This was originally posted as a guest blog post on e-Spirit’s blog.
There are multiple reasons why organizations are going headless, including the ability to move faster, adopt new touchpoints more easily, and seamlessly blend commerce and content. No matter the driving factor, you’re in good company if you’re thinking headless.
But HOW do you actually go about it? Well a headless or hybrid CMS (headless+) is an important piece of the puzzle, it still requires a “head” – in other words, a decoupled front-end that’s independent of both the content and commerce system.
In this blog post we’ll help you determine the best way to build a “head” by digging into both the short-term and long-term considerations.
Short-term: Decouple the front-end – completely
It may sound obvious that the front-end should be completely decoupled, but often in the pursuit of a headless approach, external pressures come into play and result in another coupled architecture.
Even the most elegantly architected projects are subject to external pressures, not least of all time. Ensuring your custom front-end is truly decoupled from your backend typically takes more time and more code in the initial build, and for expediency’s sake, shortcuts are taken.
In the short-term this is often a simple fix, but it breaks the modular pattern by using some internal aspect of a module. This is usually done with the idea of fixing this in the next release, but then further time pressures mount and more functionality is needed and so on. This is how elegant modular architectures can slowly evolve into highly interdependent monoliths. If the UX code is reliant on commerce details specific to a vendor, then that modular aspect is lost and you have a tightly coupled project.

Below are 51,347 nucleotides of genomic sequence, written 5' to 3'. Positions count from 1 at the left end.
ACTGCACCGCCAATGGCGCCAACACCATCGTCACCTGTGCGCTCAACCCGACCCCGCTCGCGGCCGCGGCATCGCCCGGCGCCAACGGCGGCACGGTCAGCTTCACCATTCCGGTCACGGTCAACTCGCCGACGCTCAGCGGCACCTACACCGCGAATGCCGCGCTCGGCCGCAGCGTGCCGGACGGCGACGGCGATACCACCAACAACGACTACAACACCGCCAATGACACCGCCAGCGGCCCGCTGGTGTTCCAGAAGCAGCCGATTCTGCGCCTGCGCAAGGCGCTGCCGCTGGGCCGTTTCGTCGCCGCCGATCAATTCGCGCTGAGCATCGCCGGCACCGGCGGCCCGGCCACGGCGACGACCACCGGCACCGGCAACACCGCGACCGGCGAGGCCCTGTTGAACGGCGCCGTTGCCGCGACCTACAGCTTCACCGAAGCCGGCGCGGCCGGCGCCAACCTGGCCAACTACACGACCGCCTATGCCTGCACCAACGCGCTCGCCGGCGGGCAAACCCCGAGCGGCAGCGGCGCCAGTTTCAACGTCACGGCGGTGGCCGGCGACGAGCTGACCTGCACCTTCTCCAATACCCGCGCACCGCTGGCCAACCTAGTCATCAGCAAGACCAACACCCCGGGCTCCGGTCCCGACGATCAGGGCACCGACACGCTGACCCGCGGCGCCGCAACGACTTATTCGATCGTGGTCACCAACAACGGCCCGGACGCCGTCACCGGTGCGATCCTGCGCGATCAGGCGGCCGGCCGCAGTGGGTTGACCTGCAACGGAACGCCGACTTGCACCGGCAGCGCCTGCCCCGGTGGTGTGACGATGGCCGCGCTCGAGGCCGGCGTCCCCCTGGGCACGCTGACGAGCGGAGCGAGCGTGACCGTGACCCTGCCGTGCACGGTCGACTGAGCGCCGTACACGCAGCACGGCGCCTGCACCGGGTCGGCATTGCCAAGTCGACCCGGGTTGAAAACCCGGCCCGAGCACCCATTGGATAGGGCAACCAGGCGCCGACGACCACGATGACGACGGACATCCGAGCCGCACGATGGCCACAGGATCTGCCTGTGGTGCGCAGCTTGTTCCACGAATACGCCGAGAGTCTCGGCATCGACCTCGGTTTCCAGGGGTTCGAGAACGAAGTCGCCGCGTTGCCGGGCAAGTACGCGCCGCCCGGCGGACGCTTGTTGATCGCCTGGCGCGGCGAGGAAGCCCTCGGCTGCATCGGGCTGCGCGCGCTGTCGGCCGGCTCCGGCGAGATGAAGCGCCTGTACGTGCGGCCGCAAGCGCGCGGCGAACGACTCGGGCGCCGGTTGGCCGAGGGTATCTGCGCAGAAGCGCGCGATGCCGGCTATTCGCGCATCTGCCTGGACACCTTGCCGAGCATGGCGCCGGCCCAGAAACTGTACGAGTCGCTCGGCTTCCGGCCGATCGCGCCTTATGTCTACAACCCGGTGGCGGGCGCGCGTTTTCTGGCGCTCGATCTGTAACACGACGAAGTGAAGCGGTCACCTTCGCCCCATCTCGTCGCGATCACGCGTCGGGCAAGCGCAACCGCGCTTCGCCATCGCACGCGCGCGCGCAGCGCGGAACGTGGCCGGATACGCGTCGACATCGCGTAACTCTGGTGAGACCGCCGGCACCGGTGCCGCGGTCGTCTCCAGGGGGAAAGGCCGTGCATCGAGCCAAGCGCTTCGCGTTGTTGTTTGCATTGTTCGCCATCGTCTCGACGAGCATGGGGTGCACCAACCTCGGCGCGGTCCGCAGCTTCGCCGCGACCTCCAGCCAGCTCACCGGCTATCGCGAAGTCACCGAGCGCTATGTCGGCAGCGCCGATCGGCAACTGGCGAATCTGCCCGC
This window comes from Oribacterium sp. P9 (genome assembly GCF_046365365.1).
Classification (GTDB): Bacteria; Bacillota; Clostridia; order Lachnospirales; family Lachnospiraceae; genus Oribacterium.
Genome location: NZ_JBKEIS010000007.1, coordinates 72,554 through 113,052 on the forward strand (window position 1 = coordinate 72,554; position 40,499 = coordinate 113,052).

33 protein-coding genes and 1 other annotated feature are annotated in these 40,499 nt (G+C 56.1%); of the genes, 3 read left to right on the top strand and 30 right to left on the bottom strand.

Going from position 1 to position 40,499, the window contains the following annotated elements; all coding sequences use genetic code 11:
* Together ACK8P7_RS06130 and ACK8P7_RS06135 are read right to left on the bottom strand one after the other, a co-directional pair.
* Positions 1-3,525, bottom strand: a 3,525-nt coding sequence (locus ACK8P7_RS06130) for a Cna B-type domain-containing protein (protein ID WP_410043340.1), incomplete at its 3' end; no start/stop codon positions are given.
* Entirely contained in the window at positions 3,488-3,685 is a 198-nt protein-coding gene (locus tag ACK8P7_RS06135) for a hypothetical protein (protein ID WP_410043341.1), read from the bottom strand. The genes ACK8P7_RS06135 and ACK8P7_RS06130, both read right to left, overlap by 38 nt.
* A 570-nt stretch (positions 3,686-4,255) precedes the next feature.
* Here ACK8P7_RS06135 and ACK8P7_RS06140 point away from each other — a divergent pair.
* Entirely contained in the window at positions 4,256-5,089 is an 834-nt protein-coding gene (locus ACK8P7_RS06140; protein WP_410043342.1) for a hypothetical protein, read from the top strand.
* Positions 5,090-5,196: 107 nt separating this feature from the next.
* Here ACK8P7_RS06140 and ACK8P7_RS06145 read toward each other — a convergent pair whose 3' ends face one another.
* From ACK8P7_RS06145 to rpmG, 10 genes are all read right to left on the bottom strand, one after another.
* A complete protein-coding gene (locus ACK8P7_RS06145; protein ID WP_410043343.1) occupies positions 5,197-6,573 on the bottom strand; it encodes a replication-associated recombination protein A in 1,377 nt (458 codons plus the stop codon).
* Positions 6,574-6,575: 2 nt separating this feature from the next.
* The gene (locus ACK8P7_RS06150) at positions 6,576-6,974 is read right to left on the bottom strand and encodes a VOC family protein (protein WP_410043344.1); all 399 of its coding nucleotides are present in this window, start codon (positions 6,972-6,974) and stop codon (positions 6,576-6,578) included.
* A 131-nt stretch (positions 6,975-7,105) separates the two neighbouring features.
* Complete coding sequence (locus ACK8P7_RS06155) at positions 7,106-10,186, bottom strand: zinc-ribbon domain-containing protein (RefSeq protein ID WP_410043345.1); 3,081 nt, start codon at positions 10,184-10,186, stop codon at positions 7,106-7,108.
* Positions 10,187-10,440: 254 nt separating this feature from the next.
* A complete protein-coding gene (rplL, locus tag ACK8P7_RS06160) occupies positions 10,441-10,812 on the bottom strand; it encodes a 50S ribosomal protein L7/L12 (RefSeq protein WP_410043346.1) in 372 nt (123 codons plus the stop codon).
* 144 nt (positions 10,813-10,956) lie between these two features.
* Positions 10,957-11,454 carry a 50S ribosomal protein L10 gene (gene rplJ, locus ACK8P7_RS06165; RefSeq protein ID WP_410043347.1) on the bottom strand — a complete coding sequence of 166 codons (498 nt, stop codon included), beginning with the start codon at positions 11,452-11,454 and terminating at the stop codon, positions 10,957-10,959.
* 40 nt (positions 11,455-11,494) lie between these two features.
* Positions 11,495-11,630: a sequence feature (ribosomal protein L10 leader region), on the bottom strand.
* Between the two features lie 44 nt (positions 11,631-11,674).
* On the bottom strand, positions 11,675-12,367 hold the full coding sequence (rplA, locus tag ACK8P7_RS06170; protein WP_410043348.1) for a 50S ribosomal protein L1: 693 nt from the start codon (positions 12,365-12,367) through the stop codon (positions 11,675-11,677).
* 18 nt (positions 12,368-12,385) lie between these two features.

If you’re building a front-end with open source tools or from scratch, you should try to push back on any time pressures throughout the project to ensure you don’t end up with another coupled architecture.
The alternative is to leverage a modern front-end platform like Mobify that has an integration architecture built-in to ensure your front-end is completely decoupled. This set-up ensures that the front-end is completely decoupled and you only have to update a single point of integration if you ever decide to make any backend changes.
Not only does this approach eliminate the decoupling concerns upfront, it also handles long-term stability and supportability concerns.
Long-term: Ensure front-end stability
When building a front-end for your hybrid / headless CMS, you need to consider long-term stability. By decoupling your front-end from a stack platform, you lose the predictability of the front-end layer because that platform is no longer hosting and rendering the customer experience.
For example, say your front-end experience was built in a traditional web CMS or DXP. If you move to a headless approach, then a new decoupled front-end would call on APIs to access any functionality that you need from your content or commerce system. This means the CMS / DXP is no longer hosting, monitoring, securing or scaling your front-end.
Building a front-end on your own puts that onus and responsibility on your team, while a modern, all-in-one front-end platform like Mobify would host, monitor, secure and scale your front-end. It provides a stable, predictable layer that you can trust without having to throw a bunch of resources at it.
Focus on CX
Building a front-end for your hybrid / headless CMS really comes down to a build vs. buy decision. Leveraging a modern front-end platform like Mobify will ensure your front-end is truly decoupled and eliminate any stability concerns. Rather than focusing on things like scalability and security, which are the same across every retailer, your team can spend their time on projects that enhance the customer experience.
For a more detailed breakdown on how to build a front-end for headless, check out the Enterprise Guide to Headless Commerce Front-ends.